Dear James Franco Fan Club,
I am writing to inform whom it may concern that I resign. I quit. I will no longer participate in club functions, pay club dues, or supply my usual veggie tray for the annual club picnic. I myself am as surprised by my decision as anyone, given that I never officially joined the James Franco Fan Club to begin with.
Perhaps if you write about movies, involuntary membership in these things is an occupational hazard - like "Star Wars" nit-pickers and animated films about wisecracking squirrels. The supply is seemingly endless (and somehow I find myself intimate with each and every example). But as I sat through the relentless war-movie schmaltz of "Flyboys," the nine millionth earnest, good-looking, and instantly forgettable drama to star that B-level James Dean known as actor James Franco, I realized a man has a limit, and if Franco in "Annapolis" wasn't it, Franco in "Flyboys" was ...
Flyboys, however, was the first Franco movie - after The Great Raid and Tristan + Isolde, among others - in which I realized I'd been unwittingly forced into the movies of a guy no one was dying to see. I also noticed there's a unifying aesthetic to these second-tier also-rans starring Franco. And you know, it's a really annoying unifying aesthetic. For one thing, every film he's in takes place at dawn or sunset, or it seems that way.
Not that Franco has anything to do with the film he stars in; he is not a writer, director, producer, or boom operator. The man is an actor for hire (and if he hadn't lucked into the Spider-Man franchise, we probably wouldn't even be having this conversation).
Yet somehow Flyboys is of a piece with his previous work, as if he were starring in a kind of made-for-TV-movie series just for him. He plays Rawlings, a roughneck who joins the Lafayette Escadrille, the young American volunteers who flew for the French military during World War I while Woodrow Wilson kept America out of the Great War as long as he could. Great idea for a story. We're due for a decent dogfight movie (the last great one, Wings, won the first best-picture Oscar - in 1927).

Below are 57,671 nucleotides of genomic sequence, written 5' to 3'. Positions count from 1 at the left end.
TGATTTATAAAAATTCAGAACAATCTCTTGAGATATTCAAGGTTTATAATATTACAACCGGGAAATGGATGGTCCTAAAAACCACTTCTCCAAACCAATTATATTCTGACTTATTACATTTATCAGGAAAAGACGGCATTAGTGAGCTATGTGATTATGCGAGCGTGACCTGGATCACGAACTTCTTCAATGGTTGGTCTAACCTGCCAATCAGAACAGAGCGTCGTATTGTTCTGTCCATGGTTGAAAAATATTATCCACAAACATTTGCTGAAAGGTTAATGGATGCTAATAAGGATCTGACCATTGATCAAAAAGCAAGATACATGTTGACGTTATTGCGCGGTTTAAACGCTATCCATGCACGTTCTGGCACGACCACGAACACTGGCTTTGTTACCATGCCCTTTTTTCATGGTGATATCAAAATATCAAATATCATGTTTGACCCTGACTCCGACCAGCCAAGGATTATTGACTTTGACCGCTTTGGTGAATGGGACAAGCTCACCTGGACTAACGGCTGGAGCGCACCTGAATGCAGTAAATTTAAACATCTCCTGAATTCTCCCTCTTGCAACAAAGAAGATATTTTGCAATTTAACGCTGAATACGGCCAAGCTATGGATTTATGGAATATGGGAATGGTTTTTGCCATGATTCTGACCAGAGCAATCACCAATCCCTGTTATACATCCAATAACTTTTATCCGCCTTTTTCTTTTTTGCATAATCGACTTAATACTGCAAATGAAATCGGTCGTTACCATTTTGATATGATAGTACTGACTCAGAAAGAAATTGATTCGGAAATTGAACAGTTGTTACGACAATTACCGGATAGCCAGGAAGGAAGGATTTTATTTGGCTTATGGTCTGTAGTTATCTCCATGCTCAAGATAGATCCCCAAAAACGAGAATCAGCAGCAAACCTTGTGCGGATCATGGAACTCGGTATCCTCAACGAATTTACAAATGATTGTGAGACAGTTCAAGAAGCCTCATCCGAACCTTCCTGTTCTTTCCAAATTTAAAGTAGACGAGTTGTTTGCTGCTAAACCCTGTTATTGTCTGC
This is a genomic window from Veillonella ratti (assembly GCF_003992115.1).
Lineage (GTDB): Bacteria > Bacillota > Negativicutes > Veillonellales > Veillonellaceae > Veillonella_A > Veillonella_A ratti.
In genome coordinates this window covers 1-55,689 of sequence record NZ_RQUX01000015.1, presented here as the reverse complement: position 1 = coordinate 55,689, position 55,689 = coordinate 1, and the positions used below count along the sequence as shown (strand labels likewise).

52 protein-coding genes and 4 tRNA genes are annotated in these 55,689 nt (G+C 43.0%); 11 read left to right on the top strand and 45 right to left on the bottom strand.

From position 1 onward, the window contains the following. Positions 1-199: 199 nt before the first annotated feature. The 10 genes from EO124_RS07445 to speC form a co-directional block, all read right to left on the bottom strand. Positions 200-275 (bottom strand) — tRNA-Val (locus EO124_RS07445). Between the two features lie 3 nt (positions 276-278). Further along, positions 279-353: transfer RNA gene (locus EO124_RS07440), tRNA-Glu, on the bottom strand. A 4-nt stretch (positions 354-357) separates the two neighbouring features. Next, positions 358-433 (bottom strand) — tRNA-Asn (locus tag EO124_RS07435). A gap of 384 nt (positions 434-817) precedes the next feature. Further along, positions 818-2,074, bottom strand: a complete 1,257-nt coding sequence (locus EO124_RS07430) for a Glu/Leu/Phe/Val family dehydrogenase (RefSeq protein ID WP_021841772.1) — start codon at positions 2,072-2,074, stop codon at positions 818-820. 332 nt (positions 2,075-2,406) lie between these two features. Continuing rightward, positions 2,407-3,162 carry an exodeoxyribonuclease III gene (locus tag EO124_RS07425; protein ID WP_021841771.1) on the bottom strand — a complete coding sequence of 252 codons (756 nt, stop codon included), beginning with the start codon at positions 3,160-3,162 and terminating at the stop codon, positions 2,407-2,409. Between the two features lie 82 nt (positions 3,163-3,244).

But like other Franco films, Flyboys gazes long into his brooding posturing and sees it as invitation for relentless dewy, old-fashioned sincerity, only more so: Rawlings takes the role of the strong, silent type among a squadron of war movie cliches, including the wealthy jerk, the probable coward, the kid from Nebraska, and the hothead who doesn't get close to anyone (lost too many old friends that way).
There's the threat of their nemesis, the Red Baro- (cough), I mean the Black Falcon. There's sacrifice, and the stab of prejudice; a black flier, an ex-pat who feels more at home in France than in the United States, teaches everyone about racism. On the ground, there's the love of a cute French girl; and of course, there's singing down at the rowdy chateau bar, where cognac is swilled for fallen fellow flyboys.
If Flyboys breaks tradition at all, it's that it's a WWI flick that isn't about the senselessness of war. Having found the one romantic aspect of a landmark better known for its gas attacks and trench warfare, the details, sprinkled in nicely by director Tony Bill, become more absorbing than the plot: It was canvas stretched across the bodies of those planes (which offered no protection from bullets); in lieu of a parachute, pilots carried a pistol - to shoot themselves.
As for the dogfights themselves - what marks a Franco movie is how a major chunk will come off cheap, and here it's the CGI-digital battles among triplanes and biplanes and zeppelins, which should be thundering (and occasionally are) but look so computer-generated, the effect pulls you out of 1916 and throws you into 2006. There's beauty in some of the images, but without a script that has a point of view, and with a score that swells with every ray of sunlight, it's too much and not enough - all at the same time...
And so, in summation, that said, I quit. Until next year: It says here on IMDB.com, James Franco has six movies coming in 2007 alone. Though by then hopefully I will be swilling in a French tavern, where it's safe. The French never latch on to a second-rate talent.